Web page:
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All Agony, No Ecstasy - 13%

DawnoftheShred, February 19th, 2009

When I heard that U.S. power metal stalwarts Manowar wrote a nearly-thirty minute epic based on the story of Greek legend Achilles, I was stoked. I am of the persuasion that when a band sets out to write a long single piece of music, they really get their shit together and make it an all-out masterpiece (see: Rush’s “2112 Suite” or “Hemispheres”). This assumption, combined with my love of prior Manowar releases, resulted in what might be the biggest musical disappointment I have ever experienced.

The album begins with said epic, entitled “Achilles: Agony and Ecstasy in Eight Parts.” Generally one would reserve the epic track for the closer, but putting it up front can work. The song begins well enough with a little dramatic sounding part before busting into the main riffage. Typical mid-paced Manowar with little keyboard touches, then it goes into a symphonic segue part which lasts until the eight minute mark. So far I’m underwhelmed, but it would soon lead to disgust. I mean, there’s a fucking four minute studio drum solo in here. Listening to this is incredibly tiring and the reward for surviving it is more symphonic bullshit. At the sixteen minute mark (over half of the song’s total length), the first actual fast part rears its ugly head. Ugly because it’s just another generic speed metal section, serving only to lead into *surprise* a Joey DeMaio bass solo! This piece is, like his other bass solos are, a technically self-indulgent shitfest, only different from the others in that he starts acoustic before kicking the distortion in. At this point I’ve vowed never to listen to this song again for as long as I have the ability to hear, and the track isn’t even over. After some three minutes of this, the guitars and drums kick back in and its back to the generic riffs before the guitar solo begins, as it’s the only instrument left to not get its chance to show off. At this point, I considered vowing never to listen to Manowar again (this was soon repealed), the song is that fucking bad. And then, at its very end, as the guitar is furiously shredding away over the final riff, the song begins to fade out. After expending nearly thirty minutes of their time (and mine) telling the triumphant tale of Achilles, DeMaio and company couldn’t even figure out a good way to end the fucking song. The fade-out is the laziest fucking way to end a piece of music, as evidenced by its frequent utilization in pop music. There are some exceptions of musicians using it artistically, but these are rare, and never apply to a lengthy track. It’s actually quite ironic considering the lyrics: having killed their dignity with the first twenty-seven minutes of this horrific aberration, Manowar then chose to desecrate its body by robbing the listeners of an ending. All in all, it’s the worst song I’ve ever heard by this band and a massive, massive failure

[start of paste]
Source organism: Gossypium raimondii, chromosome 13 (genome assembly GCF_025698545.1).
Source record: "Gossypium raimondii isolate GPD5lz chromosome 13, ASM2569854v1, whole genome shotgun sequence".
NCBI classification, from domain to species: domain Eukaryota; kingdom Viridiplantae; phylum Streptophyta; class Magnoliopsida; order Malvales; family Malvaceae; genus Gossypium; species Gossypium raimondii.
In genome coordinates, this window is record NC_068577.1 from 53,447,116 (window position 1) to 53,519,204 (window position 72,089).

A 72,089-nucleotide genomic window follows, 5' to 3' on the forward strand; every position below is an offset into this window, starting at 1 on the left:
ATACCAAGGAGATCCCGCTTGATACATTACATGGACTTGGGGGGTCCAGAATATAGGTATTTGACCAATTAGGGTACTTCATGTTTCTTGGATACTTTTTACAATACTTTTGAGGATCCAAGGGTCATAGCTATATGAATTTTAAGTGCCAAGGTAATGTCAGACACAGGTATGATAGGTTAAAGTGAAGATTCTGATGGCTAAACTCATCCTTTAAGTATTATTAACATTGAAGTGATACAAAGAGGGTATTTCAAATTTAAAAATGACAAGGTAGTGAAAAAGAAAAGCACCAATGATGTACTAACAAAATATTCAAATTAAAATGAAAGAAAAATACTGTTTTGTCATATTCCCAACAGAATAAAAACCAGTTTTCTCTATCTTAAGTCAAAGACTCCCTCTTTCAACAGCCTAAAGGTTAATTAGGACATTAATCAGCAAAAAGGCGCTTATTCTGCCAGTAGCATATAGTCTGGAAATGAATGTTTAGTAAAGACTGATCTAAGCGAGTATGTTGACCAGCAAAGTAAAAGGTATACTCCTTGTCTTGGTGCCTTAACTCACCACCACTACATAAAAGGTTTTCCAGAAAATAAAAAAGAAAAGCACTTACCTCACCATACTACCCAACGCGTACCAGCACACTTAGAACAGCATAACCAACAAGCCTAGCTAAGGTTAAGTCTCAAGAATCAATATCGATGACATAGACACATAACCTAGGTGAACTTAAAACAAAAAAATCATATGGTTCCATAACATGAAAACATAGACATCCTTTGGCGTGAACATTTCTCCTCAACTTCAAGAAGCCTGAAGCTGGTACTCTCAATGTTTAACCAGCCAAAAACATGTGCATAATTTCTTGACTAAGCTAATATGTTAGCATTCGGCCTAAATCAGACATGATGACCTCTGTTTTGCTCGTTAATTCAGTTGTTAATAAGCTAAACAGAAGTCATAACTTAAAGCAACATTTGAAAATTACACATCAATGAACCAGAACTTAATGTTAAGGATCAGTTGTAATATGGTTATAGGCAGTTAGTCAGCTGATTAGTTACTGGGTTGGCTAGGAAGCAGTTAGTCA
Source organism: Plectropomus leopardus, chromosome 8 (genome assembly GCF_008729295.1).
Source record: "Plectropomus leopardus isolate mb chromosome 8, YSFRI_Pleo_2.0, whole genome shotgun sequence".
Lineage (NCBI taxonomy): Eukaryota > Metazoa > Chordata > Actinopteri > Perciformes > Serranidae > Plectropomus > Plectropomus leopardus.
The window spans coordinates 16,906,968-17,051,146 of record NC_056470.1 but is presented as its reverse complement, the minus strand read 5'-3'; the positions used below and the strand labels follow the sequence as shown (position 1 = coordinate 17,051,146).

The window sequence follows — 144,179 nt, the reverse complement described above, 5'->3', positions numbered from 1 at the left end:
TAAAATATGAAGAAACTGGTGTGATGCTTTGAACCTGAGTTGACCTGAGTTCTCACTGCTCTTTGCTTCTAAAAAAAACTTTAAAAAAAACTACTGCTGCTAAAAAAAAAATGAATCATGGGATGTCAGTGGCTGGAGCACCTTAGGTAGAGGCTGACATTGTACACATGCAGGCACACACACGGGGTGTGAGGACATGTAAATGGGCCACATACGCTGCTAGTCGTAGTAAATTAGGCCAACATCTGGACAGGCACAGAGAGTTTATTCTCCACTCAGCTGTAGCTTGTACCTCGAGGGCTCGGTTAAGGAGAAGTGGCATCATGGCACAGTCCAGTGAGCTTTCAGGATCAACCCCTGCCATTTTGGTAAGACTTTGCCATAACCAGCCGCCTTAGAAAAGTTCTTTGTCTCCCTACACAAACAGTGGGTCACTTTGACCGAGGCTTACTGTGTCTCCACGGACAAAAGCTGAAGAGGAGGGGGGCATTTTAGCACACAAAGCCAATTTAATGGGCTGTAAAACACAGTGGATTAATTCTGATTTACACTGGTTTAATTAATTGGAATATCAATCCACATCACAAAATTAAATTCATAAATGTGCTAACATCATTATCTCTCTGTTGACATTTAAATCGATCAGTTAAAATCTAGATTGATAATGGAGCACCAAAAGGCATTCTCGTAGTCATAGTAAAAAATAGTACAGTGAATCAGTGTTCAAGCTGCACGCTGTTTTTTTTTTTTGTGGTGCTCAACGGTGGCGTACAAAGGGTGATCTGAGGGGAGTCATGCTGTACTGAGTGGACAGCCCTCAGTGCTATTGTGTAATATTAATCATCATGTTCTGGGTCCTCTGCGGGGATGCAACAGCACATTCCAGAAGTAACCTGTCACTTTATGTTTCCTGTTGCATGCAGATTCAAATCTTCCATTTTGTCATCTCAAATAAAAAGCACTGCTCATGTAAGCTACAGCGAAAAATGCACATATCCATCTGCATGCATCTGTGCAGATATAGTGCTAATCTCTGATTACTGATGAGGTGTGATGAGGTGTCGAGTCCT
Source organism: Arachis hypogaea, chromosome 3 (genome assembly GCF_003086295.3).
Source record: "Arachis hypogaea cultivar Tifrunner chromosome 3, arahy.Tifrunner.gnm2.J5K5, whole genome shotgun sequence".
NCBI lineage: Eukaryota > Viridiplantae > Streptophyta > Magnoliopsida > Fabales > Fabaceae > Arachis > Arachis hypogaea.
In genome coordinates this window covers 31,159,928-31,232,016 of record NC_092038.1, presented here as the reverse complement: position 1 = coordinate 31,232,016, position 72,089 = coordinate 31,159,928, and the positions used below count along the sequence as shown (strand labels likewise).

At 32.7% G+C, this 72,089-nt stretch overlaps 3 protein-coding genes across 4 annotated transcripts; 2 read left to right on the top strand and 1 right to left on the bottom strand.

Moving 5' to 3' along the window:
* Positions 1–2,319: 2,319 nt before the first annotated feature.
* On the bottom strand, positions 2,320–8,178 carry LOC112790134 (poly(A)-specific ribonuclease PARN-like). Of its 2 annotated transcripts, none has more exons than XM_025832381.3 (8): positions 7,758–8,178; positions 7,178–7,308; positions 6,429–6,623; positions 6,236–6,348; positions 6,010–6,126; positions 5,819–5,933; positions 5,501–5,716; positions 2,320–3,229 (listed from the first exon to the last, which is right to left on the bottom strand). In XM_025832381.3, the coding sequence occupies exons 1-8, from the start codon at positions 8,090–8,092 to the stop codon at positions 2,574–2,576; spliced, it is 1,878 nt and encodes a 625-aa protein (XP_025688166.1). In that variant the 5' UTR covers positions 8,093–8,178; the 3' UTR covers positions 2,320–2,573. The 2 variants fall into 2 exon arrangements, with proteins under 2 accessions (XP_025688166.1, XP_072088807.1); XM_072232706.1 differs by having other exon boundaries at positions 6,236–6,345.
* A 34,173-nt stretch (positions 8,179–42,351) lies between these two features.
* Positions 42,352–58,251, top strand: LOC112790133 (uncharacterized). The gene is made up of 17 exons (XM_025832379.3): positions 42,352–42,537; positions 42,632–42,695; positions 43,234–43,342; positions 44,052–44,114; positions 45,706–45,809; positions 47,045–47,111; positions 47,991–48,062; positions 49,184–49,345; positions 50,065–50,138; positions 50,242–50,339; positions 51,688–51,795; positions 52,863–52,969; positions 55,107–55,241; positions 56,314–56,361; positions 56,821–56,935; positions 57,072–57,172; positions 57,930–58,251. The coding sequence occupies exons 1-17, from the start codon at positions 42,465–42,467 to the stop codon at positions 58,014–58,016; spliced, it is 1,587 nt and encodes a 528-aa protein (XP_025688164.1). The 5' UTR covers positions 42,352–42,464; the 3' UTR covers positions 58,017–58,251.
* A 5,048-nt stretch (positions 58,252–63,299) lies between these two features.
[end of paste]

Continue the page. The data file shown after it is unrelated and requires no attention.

After that nearly endless sequence of pompous bullshit, I actually forgot that there’s the rest of the album yet to listen to. Things pick up here, as its back to standard Manowar territory, but never at any point does the shadow of that first song cease to loom over the album’s remainder. Sure “Metal Warriors” is pretty cool in that typical, cheesy Manowar fashion (“If you’re not into metal, you are not my friend!”), but man, did you hear that thirty minute travesty that opened the album? “The Demon’s Whip” resurrects the darker sound of past greats like “Bridge of Death,” but how could you forget how fucking terrible that first song was? At no point during the rest of the album could I get over that fucking awful opener/centerpiece and it sucked out just about all the enjoyment I’d usually get from a Manowar release. New guitarist David Shankle pulls some ridiculously fast guitar solos out of his ass (his mastery of EVH-style artificial harmonic runs is commendable), new drummer Rhino is an absolute machine when it comes to his instrument, Joey DeMaio delivers yet another great performance on bass, and Eric Adams still puts his heart and soul into the music while screaming out his lungs, but The Triumph of Steel is nonetheless tainted. Once you hear how inadequate the band is at writing a thirty minute song, you can’t help but start to find flaws in their normal songwriting and what would otherwise be a decent (albeit generic) Manowar album degenerates into a full-fledged atrocity. Got riffs? Manowar apparently doesn’t.

The band’s newfound love for poorly-written symphonic sections is a bit confusing as well. The atmospheric numbers “Burning” and “Master of the Wind” sound horribly incomplete, while random synth sections show up in “The Power of Thy Sword” and long-ass intro sequences mar “Spirit Horse of the Cherokee” and “The Demon’s Whip.” Seriously guys, just play the songs already.

Never let it be said that I do not respect Manowar for flying the flag of true metal at all times, even when it was least popular. But as The Triumph of Steel clearly proves (and it pains me to say this), true metal isn’t always good metal. Manowar clearly over-extended themselves on this record; the mediocre second half of the album implodes under the weight of the bombastic opener.